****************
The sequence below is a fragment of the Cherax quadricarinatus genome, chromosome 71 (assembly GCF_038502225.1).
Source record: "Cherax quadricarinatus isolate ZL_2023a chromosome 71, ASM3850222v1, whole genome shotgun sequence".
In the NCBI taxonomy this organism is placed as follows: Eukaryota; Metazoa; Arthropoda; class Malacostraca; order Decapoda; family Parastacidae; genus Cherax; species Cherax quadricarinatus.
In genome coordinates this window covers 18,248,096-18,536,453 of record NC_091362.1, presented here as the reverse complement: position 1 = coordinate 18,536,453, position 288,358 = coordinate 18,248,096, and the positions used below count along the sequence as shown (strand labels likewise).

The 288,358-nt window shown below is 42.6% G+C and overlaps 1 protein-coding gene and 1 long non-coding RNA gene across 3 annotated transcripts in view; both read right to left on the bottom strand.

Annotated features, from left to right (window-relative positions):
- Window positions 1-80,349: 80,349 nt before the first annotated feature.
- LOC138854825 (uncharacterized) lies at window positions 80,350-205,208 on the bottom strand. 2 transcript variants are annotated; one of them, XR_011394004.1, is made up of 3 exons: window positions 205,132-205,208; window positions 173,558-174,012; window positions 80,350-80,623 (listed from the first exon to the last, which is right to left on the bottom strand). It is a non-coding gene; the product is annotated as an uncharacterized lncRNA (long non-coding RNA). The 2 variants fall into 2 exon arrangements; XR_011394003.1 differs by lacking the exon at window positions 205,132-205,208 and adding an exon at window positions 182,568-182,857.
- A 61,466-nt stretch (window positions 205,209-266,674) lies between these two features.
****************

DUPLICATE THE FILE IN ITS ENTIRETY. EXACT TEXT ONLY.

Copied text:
The sequence below is a fragment of the Cherax quadricarinatus genome, chromosome 71 (assembly GCF_038502225.1).
Source record: "Cherax quadricarinatus isolate ZL_2023a chromosome 71, ASM3850222v1, whole genome shotgun sequence".
In the NCBI taxonomy this organism is placed as follows: Eukaryota; Metazoa; Arthropoda; class Malacostraca; order Decapoda; family Parastacidae; genus Cherax; species Cherax quadricarinatus.
In genome coordinates this window covers 18,248,096-18,536,453 of record NC_091362.1, presented here as the reverse complement: position 1 = coordinate 18,536,453, position 288,358 = coordinate 18,248,096, and the positions used below count along the sequence as shown (strand labels likewise).

The 288,358-nt window shown below is 42.6% G+C and overlaps 1 protein-coding gene and 1 long non-coding RNA gene across 3 annotated transcripts in view; both read right to left on the bottom strand.

Annotated features, from left to right (window-relative positions):
- Window positions 1-80,349: 80,349 nt before the first annotated feature.
- LOC138854825 (uncharacterized) lies at window positions 80,350-205,208 on the bottom strand. 2 transcript variants are annotated; one of them, XR_011394004.1, is made up of 3 exons: window positions 205,132-205,208; window positions 173,558-174,012; window positions 80,350-80,623 (listed from the first exon to the last, which is right to left on the bottom strand). It is a non-coding gene; the product is annotated as an uncharacterized lncRNA (long non-coding RNA). The 2 variants fall into 2 exon arrangements; XR_011394003.1 differs by lacking the exon at window positions 205,132-205,208 and adding an exon at window positions 182,568-182,857.
- A 61,466-nt stretch (window positions 205,209-266,674) lies between these two features.